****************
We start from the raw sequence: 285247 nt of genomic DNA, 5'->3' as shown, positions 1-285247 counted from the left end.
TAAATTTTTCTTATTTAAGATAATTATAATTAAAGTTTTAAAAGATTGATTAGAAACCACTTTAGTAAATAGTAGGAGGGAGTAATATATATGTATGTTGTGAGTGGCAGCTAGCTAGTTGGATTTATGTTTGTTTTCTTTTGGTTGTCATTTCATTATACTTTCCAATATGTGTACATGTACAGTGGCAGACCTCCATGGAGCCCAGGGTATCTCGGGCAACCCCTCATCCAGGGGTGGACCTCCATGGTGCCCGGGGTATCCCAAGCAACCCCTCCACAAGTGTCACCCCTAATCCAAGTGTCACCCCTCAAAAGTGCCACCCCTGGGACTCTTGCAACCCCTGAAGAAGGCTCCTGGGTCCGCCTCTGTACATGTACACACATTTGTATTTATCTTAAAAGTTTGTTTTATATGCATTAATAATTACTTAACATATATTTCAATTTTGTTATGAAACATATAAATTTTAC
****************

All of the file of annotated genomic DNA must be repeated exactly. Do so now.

We start from the raw sequence: 285247 nt of genomic DNA, 5'->3' as shown, positions 1-285247 counted from the left end.
TAAATTTTTCTTATTTAAGATAATTATAATTAAAGTTTTAAAAGATTGATTAGAAACCACTTTAGTAAATAGTAGGAGGGAGTAATATATATGTATGTTGTGAGTGGCAGCTAGCTAGTTGGATTTATGTTTGTTTTCTTTTGGTTGTCATTTCATTATACTTTCCAATATGTGTACATGTACAGTGGCAGACCTCCATGGAGCCCAGGGTATCTCGGGCAACCCCTCATCCAGGGGTGGACCTCCATGGTGCCCGGGGTATCCCAAGCAACCCCTCCACAAGTGTCACCCCTAATCCAAGTGTCACCCCTCAAAAGTGCCACCCCTGGGACTCTTGCAACCCCTGAAGAAGGCTCCTGGGTCCGCCTCTGTACATGTACACACATTTGTATTTATCTTAAAAGTTTGTTTTATATGCATTAATAATTACTTAACATATATTTCAATTTTGTTATGAAACATATAAATTTTAC